Corns and Calluses

Skin responds to friction and pressure by thickening. This is helpful until the skin becomes so thick it actually hurts. Skin that thickens without a core is called callus. They usually form under the foot. Corns are thick spots of skin with a deep, central core. They usually form on the toes.

When a corn develops on the sole of the foot, they are often associated with metatarsalgia, a general term for pain of the bones found in the sole, or ball, of the foot (associated with the metatarsal joints). Metatarsalgia can be caused by poor footware, disease, and repeated stress. The main symptom is pain in the foot when standing.

Symptoms include an obvious hard growth on the skin of the foot that causes pain when pressure is applied to it, as well as swelling, redness, and discomfort when wearing shoes. Corns often have a uniform, waxy appearance. They are more common in women than men.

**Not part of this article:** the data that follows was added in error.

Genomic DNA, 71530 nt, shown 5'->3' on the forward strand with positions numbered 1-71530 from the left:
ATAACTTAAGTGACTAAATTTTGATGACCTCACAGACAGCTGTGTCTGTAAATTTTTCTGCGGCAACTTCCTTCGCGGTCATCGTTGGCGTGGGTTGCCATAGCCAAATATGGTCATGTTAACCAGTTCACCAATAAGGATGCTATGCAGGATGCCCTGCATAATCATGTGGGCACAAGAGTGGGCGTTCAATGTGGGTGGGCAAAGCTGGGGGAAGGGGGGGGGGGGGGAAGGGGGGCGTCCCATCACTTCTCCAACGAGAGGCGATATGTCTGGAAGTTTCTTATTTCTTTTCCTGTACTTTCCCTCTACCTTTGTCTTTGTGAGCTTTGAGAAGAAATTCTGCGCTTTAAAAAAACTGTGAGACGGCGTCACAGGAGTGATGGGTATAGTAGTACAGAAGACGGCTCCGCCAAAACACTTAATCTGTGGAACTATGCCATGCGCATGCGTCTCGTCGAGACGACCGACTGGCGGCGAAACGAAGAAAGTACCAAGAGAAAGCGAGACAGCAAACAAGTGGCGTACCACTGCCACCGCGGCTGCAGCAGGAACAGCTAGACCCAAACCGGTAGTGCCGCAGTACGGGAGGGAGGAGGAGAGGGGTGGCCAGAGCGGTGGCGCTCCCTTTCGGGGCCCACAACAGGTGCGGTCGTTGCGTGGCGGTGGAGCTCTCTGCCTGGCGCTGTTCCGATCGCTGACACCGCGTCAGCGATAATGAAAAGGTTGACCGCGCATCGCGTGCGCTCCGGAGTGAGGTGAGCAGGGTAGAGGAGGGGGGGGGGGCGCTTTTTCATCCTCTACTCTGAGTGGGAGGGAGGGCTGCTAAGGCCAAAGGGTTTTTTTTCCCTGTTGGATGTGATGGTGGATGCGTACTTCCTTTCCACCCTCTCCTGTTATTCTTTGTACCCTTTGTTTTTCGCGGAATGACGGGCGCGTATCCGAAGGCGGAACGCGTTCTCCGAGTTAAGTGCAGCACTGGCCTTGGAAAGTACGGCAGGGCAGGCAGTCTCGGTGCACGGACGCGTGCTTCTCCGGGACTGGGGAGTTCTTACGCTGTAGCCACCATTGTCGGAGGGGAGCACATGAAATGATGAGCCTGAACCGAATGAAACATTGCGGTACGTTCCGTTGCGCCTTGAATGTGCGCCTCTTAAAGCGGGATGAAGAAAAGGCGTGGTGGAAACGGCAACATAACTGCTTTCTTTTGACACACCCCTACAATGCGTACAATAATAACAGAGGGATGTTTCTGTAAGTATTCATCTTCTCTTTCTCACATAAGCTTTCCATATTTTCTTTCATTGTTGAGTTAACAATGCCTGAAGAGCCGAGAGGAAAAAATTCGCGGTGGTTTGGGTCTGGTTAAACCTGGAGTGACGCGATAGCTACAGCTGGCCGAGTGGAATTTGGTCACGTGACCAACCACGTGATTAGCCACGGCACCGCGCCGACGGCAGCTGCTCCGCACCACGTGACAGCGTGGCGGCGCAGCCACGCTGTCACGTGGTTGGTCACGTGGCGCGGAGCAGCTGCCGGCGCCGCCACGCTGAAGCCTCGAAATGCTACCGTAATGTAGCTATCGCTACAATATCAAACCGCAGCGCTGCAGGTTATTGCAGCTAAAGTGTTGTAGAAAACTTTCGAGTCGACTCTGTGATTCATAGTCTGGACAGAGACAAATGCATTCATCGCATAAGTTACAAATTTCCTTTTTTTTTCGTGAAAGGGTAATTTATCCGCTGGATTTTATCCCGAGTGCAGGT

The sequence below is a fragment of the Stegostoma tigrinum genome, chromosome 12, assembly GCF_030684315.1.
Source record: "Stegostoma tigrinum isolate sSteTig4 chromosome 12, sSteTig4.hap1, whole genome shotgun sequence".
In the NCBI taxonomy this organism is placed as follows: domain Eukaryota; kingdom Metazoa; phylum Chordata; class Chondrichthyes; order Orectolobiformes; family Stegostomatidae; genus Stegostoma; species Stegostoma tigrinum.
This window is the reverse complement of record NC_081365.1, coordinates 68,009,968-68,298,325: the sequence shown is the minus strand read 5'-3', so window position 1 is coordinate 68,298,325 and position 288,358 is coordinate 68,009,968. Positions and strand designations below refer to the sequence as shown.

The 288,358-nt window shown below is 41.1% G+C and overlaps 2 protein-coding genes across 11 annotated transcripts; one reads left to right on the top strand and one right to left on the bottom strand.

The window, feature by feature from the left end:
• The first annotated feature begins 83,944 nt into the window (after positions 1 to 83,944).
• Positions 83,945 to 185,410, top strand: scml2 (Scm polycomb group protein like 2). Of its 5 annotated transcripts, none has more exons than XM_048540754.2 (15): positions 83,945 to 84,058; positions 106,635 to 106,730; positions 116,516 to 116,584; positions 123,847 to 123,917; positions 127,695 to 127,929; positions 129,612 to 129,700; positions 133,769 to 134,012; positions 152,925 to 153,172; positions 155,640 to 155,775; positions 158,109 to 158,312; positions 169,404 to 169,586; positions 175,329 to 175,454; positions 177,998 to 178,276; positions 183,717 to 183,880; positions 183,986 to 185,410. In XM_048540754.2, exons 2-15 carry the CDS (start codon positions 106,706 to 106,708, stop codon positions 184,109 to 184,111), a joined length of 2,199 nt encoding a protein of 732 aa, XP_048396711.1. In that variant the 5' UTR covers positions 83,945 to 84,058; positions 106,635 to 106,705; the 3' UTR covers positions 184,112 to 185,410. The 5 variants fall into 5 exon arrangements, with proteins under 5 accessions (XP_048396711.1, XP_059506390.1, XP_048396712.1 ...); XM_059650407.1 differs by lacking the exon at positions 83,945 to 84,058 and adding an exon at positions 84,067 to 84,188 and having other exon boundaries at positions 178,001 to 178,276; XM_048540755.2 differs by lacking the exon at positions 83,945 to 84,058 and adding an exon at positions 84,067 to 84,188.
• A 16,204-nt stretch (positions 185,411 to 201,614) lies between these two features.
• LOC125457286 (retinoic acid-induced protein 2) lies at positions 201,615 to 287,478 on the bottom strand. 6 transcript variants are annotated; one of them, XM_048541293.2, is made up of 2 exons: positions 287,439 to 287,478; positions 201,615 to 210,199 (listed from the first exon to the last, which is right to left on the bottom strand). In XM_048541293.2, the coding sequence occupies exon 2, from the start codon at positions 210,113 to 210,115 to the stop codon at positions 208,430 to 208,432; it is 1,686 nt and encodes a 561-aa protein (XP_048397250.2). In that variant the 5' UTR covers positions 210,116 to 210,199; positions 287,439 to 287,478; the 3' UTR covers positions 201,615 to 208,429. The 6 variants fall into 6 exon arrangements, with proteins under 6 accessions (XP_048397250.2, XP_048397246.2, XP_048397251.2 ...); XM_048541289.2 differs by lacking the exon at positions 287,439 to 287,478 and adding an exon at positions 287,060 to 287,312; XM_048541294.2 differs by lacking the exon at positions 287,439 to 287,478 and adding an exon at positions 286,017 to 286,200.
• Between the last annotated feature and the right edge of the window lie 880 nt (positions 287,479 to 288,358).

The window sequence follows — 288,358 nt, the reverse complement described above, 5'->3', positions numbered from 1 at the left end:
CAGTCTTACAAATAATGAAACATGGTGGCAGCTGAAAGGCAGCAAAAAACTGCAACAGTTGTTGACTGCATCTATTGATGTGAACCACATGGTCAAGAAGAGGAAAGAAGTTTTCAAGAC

Home remedies for corns and calluses are potentially dangerous; check with your doctor or a podiatrist. They will look for the cause of the corn or callus, which must be treated along with the corn or callus itself. Treatments include:

• Avoiding shoes that are too tight or too loose

• Wearing shoes with an extra-large toe box

• Use of a pumice stone or other abrasive to reduce the thickness of the corn

• Use of pads around the corn to relieve pressure

• Inserts for shoes (over-the-counter or custom orthotics)

• Softening creams

• Shaving the corn with a scalpel If these conservative treatments fail, surgery may be required to keep the bone(s) from rubbing or pressing into the skin. More

Contributed by Gene Mirkin, DPM

Checked 8/1/17

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